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It might be a good thing when your webpages have links with a trailing slash and the default but for certain web applications this could lead to some problem with duplicate content.
You will have trouble with duplicate content you may not even be aware off—but search engines are.
Duplicate Content and SEO
So, why should you care about duplicate content in search engines?
Unfortunately duplicate content does not mean your page gets listed twice and pushes the competition further down the ranks in search engine results page, aka SERP. Because this would naturally happen search engines have to take care of this problem.
It is not clear if this also has an impact on your overall rank in search results but one thing is sure: Google recognizes the duplicate content.
There are hints and rumors that Google may not only penalize your webpages but your whole website for presenting the same content more than once; unless you specifying a canonical link in your document's head.
You probably wonder, "What are you talking about?" To understand what I am talking about we have to dig deeper into how the web evolved.
Well, it all began with the desire to show dynamic content and the parameters in the URL. These parameters would be the links with the question mark and trailing information which looks something like this
From a search engine's point of view this is not necessarily a bad thing or problem to work with. Nevertheless search engines are not very fond of this for one simple reason. The parameters can be used for so many things and can result in so many different results. In the begin they were mostly used to reorder or filter content of one single page.
Many search engines decided to simply strip the parameters. If the parameters are used to simply reorder or filter the content—like in a table—then the different results are not worth indexing. In the example above they would only request the /index.php file no matter how many different links they discovered with different parameters.
Unfortunately, along came the developers who funneled all request through one single index.php. Take one single php file and give each page an id and you are basically able to present an infinite number of unique and different pages. This works fine for users and browsers but many search engines simply stripped the parameters and never indexed the individual pages.
SEO friendly links
Once people realized that the search engines are not indexing the different pages they came up with what is known as SEO friendly links.
Now just so we are clear: the human readable text is not the real trick—spider bots and indexing engines don't care about human readability. Unique and properly formatted links, i.e. avoiding the parameters, defines a SEO friendly link.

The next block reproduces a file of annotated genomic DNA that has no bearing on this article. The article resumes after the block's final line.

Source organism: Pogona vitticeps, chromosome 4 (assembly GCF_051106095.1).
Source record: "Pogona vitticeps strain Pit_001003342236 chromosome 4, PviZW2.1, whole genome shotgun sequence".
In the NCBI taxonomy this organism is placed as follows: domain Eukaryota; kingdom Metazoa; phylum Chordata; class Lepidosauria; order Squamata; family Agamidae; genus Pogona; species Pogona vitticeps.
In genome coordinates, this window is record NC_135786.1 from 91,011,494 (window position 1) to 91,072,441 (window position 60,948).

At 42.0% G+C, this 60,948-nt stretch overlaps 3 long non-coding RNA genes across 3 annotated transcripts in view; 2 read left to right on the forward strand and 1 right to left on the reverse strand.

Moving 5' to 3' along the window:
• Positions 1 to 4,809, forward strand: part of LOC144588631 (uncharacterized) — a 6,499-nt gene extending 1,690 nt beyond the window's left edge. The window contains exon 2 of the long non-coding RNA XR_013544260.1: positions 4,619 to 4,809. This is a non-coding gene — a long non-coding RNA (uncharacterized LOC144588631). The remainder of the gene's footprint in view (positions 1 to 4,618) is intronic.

If a human readable text benefits the ranking may or may not be true but the real benefit is really to get your webpages indexed in the first place.
Back to the future
While SEO friendly links are great because our pages are indexed and probably are ranked higher due to the readable text we are confronted with a new problem. We thought we went into the future but actually:
SEO friendly links are a step back in time and how web servers with static HTML pages behave. Lets go back to the beginnings of the web and look at how a typical static website and server setup may look like:
- server file setup: /index.html
- → possible other link: /
- server file setup: /about/index.html
- → possible other link: /about/
- server file setup: /contact/index.html
- → possible other link: /contact/
With this simple structure we can set links like in the file setup but also note that second possible other link and particularly the trailing forward slash. Why does it work and result in a valid response from the web server?
Because the web server recognizes the slash as a directory and it is usually configured to look for a file named index.html in such a directory if no filename was provided; as simple as that.
Why again is this a problem?
This trailing slash will be a problem when we have a web application that creates SEO friendly links and does not care about requests with the trailing slash.
In a web application we usually don't have any html files. A web application that creates SEO friendly links does not even need or care about any file extensions like a .html or .htm. If you have a link like /about it will understand the request and respond the very same way as our static example above with a link like /about/index.html or /about/.
So, what about search engines? What if a search engine is curious about the missing html extension? Is this /about link a file and webpage (like about.html) or a directory (hence more like /about/)? It probably will not send a request for the first case and an about.html file but how about a /about/ request just to see what happens? How will your web application respond?
There are a couple problems that could go wrong. First the web application may complain that information is missing and returns a 4xx error or worse it results and ends in a crash of the application. Second it could simply ignore the missing information and respond like there is no trailing slash. This second case is exactly where we will have a problem with duplicate content and possibly SEO.
A search engine will get a valid 200 OK response from both requests and it will just so happen that the content is identical.
If you have Google's Webmaster Tools it should be ease to spot these problems in the Diagnostics section and HTML suggestions and some duplicate meta descriptions or title tags.
Send a redirect
To avoid this duplicate my framework handles this by sending an 301 redirect to the same link but without the trailing slash. Feel free to give it try here.